Dublin’s canals in 1801

Grand Canal

The formation of canals was scarcely known in Ireland until the year 1765, when the Grand Canal was begun by a company of enterprising men, who were incorporated in 1772 by an act of parliament; boats began to ply to Sallins in 1783, to Athy in 1791; it is a cheap and pleasant mode of travelling, at the rate of 3½ miles an hour. This Canal is carrying on to Philipstown, Banagher, and Birr. From the first lock at Kilmainham, a cut has been made to the river Liffey at Rings-end, extending 3 miles, having 12 neat bridges to accommodate the different roads to Dublin. At the seventh lock on this line, the great basons and docks are, 4000 feet long, and 330 feet average breadth, capable of containing 400 sail of square-rigged vessels. On the 23rd of April 1796, it was opened at high tide; when his excellency Earl Camden in the Dorset yacht, commanded by Sir A. Schomberg, with a number of barges from the canal, cutters, and boats highly decorated, were admitted under a discharge of 21 pieces of cannon, and had room to sail in various directions. There were 60,000 people present; it was the best aquatic fête ever seen in this kingdom. John Macartney Esq addressed his Excellency, and was knighted.

Royal Canal

The Royal Canal is another proof of national spirit and national industry. The subscribers were incorporated in 1789; it is now finished beyond Kilcock, 14 miles, and is proceeding rapidly to Kinnegad. On Sunday the 20th of December 1795, the first excursion was made in a barge to Kilcock, with the Duke of Leinster and Marquis of Kildare, amidst the acclamations of the people.

J S Dodd, MD The Traveller’s Director through Ireland; being a topographical description not only of all the roads but of the several cities, towns, villages, parishes, cathedrals, churches, abbeys, castles, rivers, lakes, mountains, harbours, the seats of noblemen and gentlemen on those roads: their antiquities and present state respecting parliamentary representation, patronage, trade, manufactures. commerce, markets, fairs, distances from each other, and natural curiosities; with an account of their foundations, vicissitudes, battles, sieges, and other remarkable events that have occurred at them — insomuch, that this work comprehends in itself, an accurate Irish itinerary, an extensive Irish gazetteer, an Irish chronological remebrancer [sic], and an epitome of the ecclesiastical, civil, military and natural history of Ireland, from the earliest accounts to the present year, and every information necessary for the resident, or the stranger. Embellished with  two elegant maps; one of the roads and post towns in Ireland, the other of the city of Dublin, compiled from the most authentic authorities Dublin 1801

2 responses to “Dublin’s canals in 1801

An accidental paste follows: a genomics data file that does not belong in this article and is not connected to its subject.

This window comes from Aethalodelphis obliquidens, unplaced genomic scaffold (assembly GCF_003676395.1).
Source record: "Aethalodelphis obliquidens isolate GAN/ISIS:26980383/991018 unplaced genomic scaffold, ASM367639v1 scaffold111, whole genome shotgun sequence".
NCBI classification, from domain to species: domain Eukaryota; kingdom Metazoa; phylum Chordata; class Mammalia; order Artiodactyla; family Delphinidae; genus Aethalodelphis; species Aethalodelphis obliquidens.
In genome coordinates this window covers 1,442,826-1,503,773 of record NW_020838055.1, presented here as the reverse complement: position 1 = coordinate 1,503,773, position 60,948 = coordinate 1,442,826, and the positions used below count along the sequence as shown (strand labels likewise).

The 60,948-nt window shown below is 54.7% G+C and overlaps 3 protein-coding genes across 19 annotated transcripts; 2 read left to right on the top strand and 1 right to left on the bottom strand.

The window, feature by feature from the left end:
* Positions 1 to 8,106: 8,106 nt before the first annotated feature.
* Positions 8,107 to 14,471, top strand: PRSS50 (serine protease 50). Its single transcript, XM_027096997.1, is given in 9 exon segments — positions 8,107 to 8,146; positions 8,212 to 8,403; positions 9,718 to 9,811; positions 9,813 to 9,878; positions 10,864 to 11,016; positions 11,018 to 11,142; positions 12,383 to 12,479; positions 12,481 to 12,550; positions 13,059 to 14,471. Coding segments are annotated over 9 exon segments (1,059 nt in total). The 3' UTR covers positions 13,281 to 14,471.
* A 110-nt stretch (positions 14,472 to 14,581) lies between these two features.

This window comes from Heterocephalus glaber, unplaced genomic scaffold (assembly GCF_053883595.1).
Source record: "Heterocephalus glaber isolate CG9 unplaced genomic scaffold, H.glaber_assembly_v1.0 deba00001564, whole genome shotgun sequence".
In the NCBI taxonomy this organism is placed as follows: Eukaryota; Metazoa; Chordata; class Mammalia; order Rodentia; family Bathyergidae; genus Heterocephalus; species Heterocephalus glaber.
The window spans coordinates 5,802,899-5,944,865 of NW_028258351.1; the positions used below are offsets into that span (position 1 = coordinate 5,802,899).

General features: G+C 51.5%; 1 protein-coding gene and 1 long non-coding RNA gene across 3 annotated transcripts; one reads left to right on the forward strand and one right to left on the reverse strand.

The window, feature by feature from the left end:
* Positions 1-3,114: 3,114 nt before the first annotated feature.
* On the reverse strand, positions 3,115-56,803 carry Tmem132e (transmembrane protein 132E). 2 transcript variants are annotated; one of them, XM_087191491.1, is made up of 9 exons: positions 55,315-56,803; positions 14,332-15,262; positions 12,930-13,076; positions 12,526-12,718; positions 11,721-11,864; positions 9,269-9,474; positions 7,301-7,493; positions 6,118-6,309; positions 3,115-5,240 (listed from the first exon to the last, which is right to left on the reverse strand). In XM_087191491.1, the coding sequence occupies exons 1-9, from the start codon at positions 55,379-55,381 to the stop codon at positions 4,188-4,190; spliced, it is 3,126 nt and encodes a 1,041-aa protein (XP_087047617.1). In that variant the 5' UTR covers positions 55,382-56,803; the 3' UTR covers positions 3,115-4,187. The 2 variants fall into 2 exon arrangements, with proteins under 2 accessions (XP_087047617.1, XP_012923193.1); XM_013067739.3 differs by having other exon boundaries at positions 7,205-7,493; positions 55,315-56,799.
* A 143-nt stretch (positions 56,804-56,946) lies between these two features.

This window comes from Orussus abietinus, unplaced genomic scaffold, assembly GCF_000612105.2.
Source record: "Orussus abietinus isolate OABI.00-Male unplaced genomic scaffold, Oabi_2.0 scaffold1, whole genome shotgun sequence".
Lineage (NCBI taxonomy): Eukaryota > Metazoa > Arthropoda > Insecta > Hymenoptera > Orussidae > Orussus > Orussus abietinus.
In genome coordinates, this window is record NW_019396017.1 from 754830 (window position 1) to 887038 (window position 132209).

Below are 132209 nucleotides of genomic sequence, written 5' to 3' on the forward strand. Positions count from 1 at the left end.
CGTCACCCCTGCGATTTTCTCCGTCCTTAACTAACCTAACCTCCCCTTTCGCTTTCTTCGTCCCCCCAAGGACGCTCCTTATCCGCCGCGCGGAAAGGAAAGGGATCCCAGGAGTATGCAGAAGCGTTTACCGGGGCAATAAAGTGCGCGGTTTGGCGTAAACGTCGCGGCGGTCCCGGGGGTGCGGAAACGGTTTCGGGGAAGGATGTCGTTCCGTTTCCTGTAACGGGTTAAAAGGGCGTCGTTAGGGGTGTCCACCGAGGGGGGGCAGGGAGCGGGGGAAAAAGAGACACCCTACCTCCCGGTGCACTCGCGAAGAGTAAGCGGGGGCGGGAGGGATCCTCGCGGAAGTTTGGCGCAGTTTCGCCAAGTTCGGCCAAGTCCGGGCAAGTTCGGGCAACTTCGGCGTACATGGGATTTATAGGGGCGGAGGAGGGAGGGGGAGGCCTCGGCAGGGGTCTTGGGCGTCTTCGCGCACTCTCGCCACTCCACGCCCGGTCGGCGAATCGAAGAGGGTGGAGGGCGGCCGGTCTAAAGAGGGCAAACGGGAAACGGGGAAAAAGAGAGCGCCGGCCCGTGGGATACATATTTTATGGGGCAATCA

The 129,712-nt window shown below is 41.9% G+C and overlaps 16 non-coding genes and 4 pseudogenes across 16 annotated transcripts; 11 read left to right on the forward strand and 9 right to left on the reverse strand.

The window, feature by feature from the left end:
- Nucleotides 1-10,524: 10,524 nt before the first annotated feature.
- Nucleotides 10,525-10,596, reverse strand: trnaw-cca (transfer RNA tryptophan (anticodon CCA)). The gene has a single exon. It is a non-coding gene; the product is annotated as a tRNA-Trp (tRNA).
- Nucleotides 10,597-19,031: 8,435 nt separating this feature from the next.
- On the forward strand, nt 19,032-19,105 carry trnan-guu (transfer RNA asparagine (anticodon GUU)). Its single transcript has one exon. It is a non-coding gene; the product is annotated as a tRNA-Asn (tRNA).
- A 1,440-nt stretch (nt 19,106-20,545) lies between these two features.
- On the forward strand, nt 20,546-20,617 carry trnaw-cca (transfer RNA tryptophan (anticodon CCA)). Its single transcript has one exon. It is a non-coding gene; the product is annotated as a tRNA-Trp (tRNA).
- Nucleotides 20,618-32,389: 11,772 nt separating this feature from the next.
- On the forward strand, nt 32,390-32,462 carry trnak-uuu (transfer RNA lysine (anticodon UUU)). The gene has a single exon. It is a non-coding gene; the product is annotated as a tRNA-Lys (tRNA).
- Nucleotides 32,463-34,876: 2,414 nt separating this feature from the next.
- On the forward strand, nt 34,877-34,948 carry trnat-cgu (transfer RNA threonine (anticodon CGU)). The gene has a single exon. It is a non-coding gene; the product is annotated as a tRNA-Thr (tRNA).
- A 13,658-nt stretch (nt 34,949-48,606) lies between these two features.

1. I am a decendant of John Macartney, living in Australia, I am keen to learn more of his involvement in the development of the Irish waterways

  2. Ruth Delany, in The Grand Canal of Ireland [David & Charles, Newton Abbot 1973], mentions Sir John Macartney in several places.

    On page 56, she says that John macartney, who had joined the board of the Grand Canal Company in 1783 and was a considerable shareholder, wanted the company to work on the Circular Line connection to the Liffey in Dublin at the same time as working on the Barrow and Shannon lines. On page 58, she says that John Macartney, now chairman of the company, was “knighted on the spot” by the Lord Lieutenant at the opening of the Grand Canal Docks, at the junction between Circular Line and Liffey in Dublin, on 23 April 1796.

    On page 63 she says that for thirty years, until 1810,

    […] the company was controlled by a small group led by John Macartney and Richard Griffith. Macartney was not very opular in some circles; there is an interesting attack on him in the Freeman’s Journal on 2 July 1791, five years before he received his knighthood: “That learned ornament of the law, the vice-admiral of the dung boats, Mr Macartney. We recollect this northern luminary before he rose, and without pretending to divine in what quarter he will set, we trust that he will keep his lights to himself.”

    One of the cargoes carried on the canal was horse-dung: the traffic both removed it from the city and provided manure for farmers in areas along the canal.

    On the same page she mentions an Arthur Chichester Macartney as an active member of the board in the early nineteenth century; she does not say whether he was related to Sir John.

    On page 76 she says that, by February 1910, Sir John macartney “had already withdrawn from an active role in the company’s affairs” and that, in the same month, shareholders ejected other directors including A C Macartney.

    Finally, on page 143 she says that John Macartney and Richard Griffith “decided that the best method of building up a trade in coal on the canal was for the company to acquire a colliery”; you can read about the colliery here.

    The Macartney Aqueduct on the Grand Canal is here.


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